John Monroe Law, P.C. won a case in the Court of Appeals of Georgia against Thomas C. Bordeaux, Jr., the judge of the Probate Court of Chatham County. In the case, Firm clients sued Bordeaux for grossly exceeding the time required to issue weapons carry licenses. The Superior Court of Chatham County ruled, among other things, that a declaratory judgment against against a probate judge is barred by judicial immunity. The Court of Appeals reversed, holding that judicial immunity only bars claims for damages.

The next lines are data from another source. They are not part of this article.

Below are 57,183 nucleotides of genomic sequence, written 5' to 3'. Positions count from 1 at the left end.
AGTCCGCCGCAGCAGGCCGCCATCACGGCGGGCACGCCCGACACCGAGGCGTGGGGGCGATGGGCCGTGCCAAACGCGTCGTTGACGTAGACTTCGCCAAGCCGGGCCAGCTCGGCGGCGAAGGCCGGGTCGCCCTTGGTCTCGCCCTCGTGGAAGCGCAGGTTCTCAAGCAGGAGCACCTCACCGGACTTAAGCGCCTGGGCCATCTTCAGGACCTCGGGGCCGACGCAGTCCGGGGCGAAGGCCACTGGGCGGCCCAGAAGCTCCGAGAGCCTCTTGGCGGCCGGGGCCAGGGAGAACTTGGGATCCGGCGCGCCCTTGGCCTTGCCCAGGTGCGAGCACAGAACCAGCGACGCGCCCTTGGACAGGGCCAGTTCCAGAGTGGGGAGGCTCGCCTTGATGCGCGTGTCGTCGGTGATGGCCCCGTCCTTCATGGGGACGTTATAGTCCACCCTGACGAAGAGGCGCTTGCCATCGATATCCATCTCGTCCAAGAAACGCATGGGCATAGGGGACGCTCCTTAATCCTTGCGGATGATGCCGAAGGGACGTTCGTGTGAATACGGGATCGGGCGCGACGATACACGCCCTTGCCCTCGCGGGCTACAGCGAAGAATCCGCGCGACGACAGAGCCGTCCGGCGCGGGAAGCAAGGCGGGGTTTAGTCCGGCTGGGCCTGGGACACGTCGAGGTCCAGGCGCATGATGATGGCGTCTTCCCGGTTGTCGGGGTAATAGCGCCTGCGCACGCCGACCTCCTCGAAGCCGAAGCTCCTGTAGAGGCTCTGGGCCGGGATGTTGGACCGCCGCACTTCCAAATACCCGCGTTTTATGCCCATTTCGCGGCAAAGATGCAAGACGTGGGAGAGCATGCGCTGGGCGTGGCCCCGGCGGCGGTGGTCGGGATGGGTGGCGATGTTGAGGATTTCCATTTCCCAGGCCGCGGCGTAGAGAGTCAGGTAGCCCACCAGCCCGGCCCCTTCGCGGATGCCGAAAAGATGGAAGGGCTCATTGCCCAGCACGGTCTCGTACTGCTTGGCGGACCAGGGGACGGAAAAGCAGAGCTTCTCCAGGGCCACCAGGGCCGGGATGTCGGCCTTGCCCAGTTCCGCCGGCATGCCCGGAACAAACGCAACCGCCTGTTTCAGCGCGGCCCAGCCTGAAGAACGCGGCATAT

John Monroe Law, P.C. won a case in the Superior Court of Chatham County against Thomas C. Bordeaux, Jr., the judge of the Probate Court of Chatham County. Bordeaux had denied the firm’s client a weapons carry license based solely on a misdemeanor assault conviction in another state in the 1970s. There is nothing in the record indicating that the assault qualified as a “misdemeanor crime of domestic violence,” which under federal law would prohibit the client from possessing firearms. The Superior Court ruled that, because the criteria for obtaining a license are “listed in the negative,” meaning an applicant is deemed eligible for a license unless he meets one of the “prohibitors” on the list, the client was eligible and it was error for Bordeaux to deny the application. The Superior Court gave the client an opportunity to file a motion for attorney’s fees, as provided for by statute.